Do you know if any studies were made to classify the difficulty to learn a particular language depending on learner's native language?
There are a lot of discussions about what is the easiest or the hardest language to learn, but they are mostly made of assumptions that other languages' users have the same difficulties with the same things, which is obviously not true. The Russian grammar may be difficult for English-speaker, but it is easy and intuitive for any user of Slavic language (which, at the same time, could find English grammar very complicated).
It would be interesting to have a cross-language study, which would classify, in the 2-dimensional table, how difficult is language A for native speakers of B, C etc.., language B for A, C, D etc.. etc... Such studies could be even use, for example, to model how the languages became popular or die. Is the English so popular nowadays because it is relatively easy to learn for the most of the people on Earth, or just because the political and military dominance of Occident over Orient?
Let's get one thing out of the way first - no language is hard to learn for a child. What you're addressing is second language (L2) acquisition. Adults tend to have greater problems reaching full proficiency in a second language in general.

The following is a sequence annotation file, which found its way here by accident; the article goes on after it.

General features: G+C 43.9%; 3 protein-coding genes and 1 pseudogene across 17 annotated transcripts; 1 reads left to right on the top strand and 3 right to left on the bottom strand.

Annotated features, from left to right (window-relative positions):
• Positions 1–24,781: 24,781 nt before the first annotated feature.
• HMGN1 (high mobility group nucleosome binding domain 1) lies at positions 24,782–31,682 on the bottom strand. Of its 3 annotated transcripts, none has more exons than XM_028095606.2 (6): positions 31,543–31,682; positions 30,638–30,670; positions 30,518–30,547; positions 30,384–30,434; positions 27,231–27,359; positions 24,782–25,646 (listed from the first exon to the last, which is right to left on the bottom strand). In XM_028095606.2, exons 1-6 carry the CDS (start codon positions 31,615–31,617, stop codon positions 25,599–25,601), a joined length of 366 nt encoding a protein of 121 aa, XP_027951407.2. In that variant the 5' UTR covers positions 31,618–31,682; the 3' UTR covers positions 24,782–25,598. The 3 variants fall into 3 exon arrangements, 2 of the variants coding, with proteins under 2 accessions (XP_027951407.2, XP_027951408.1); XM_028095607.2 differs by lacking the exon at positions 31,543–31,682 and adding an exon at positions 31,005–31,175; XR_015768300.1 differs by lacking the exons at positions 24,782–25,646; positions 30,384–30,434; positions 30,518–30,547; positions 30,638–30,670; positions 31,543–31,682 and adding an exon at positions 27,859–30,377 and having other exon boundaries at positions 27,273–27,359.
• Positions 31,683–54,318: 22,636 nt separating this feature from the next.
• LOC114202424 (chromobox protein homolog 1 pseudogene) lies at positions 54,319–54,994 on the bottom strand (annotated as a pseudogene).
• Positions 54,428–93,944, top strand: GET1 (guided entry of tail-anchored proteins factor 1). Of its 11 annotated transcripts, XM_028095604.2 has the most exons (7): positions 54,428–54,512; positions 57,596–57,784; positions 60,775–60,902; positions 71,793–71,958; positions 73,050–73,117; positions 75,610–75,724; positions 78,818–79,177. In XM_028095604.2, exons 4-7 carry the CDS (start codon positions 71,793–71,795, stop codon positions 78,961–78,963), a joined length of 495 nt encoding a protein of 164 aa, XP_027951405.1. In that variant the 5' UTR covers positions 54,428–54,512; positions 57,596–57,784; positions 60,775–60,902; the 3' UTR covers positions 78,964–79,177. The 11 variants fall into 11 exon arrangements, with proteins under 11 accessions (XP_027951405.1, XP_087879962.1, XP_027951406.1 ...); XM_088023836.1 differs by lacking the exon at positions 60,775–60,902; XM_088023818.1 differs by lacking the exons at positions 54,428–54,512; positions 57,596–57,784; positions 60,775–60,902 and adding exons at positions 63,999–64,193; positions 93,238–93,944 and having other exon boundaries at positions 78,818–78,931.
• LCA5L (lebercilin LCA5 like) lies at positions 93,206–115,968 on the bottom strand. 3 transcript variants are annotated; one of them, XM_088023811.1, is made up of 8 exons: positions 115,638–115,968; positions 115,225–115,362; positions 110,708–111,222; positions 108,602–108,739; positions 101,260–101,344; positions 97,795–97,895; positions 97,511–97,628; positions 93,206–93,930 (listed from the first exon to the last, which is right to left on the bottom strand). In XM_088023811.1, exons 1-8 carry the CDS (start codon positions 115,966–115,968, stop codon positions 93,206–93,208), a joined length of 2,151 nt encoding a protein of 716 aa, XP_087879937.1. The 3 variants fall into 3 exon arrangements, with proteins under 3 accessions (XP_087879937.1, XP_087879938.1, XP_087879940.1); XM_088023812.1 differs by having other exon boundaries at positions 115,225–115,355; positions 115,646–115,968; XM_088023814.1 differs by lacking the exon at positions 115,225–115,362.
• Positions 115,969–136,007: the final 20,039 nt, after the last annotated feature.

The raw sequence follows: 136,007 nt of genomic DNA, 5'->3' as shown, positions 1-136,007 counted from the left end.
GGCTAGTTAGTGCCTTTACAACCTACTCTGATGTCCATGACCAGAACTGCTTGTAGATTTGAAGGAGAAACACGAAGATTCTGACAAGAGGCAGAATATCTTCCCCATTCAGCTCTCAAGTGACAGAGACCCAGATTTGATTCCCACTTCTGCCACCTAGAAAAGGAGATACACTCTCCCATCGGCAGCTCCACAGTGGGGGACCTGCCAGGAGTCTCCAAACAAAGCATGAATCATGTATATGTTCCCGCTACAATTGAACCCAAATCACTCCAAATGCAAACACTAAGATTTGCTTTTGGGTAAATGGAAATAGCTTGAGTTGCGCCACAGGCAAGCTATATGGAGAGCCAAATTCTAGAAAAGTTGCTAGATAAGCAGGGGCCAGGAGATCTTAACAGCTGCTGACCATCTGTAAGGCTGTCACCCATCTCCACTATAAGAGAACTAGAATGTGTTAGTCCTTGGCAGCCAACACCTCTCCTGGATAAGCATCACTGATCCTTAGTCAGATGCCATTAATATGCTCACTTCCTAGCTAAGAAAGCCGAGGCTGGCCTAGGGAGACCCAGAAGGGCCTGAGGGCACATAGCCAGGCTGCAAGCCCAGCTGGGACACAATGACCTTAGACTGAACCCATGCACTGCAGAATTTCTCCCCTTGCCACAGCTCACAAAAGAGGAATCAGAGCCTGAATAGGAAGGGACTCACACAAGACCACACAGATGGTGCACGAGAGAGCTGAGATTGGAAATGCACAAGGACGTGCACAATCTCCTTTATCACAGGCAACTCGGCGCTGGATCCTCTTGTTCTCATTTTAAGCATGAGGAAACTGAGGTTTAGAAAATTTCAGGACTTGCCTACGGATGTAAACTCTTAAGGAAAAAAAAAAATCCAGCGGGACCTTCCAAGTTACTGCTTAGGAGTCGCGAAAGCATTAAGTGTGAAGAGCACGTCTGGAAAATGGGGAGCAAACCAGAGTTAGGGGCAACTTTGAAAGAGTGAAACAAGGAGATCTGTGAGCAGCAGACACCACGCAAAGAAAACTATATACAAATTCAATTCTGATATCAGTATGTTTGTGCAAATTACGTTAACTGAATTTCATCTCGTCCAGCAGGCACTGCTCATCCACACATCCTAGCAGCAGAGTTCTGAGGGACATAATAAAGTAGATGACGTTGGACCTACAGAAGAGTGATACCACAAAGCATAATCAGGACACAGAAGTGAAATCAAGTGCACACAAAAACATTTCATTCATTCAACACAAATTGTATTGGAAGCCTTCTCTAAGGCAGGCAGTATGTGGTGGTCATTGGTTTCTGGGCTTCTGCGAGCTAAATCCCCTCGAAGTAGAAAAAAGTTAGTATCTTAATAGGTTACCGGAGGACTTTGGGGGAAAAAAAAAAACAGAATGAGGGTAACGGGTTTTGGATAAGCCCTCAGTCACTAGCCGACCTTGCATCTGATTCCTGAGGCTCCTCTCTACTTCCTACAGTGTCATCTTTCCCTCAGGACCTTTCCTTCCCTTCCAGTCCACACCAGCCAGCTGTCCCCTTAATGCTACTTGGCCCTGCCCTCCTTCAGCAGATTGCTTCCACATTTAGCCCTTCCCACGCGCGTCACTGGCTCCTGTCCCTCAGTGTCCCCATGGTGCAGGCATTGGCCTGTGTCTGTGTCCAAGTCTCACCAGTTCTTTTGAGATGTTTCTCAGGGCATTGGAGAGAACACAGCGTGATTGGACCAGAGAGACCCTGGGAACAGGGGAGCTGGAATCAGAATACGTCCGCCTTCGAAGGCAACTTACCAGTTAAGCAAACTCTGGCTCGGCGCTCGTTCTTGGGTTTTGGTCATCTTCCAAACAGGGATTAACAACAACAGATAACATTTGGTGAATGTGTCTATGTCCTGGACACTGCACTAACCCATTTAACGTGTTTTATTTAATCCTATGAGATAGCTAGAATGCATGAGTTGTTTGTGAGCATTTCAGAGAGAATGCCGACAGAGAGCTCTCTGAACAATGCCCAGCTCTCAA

Because L2 acquisition is such a complicated task, no matter what language you're learning, the political dominance of certain languages is more likely to be simply a result of political factors. You can blame colonialism, not grammatical complexity, for the decline in use of North American indigenous languages.
The question of "which language is hardest to learn" is more complicated than simply determining which world language is the most grammatically complex because you have to look at each language pair individually (i.e. how Russian speakers learn English, how they learn French, how English speakers learn Russian, etc...). It turns out that no language is easy to learn for any adult speaker but that adults have certain tendencies in acquisition that can help predict what learning pathway a speaker of one language might take to acquire another language.
Here are 4 tendencies that have been observed in L2 acquisition (there are probably more):
Transfer - using structures from the first language (L1) in the second,
Universal tendencies - problems with structures that can be considered complex in the face of cross-linguistic variability,
Morphology is more difficult to acquire than syntax,
Grammatical structures that involve interfaces between different components of the grammar are more difficult to acquire.
So, you can make generalizations based on these 4 observations. For example, English has a relatively simple morphological system, which makes this part of the grammar easier to learn in general for adults. It's interesting, though, because it's been seen that adult learners of English usually have long-lasting problems realizing even that tiny bit of inflection found in English (plural and third-person -s), even if their L1 is Turkish, that involves a great deal of morphological inflection.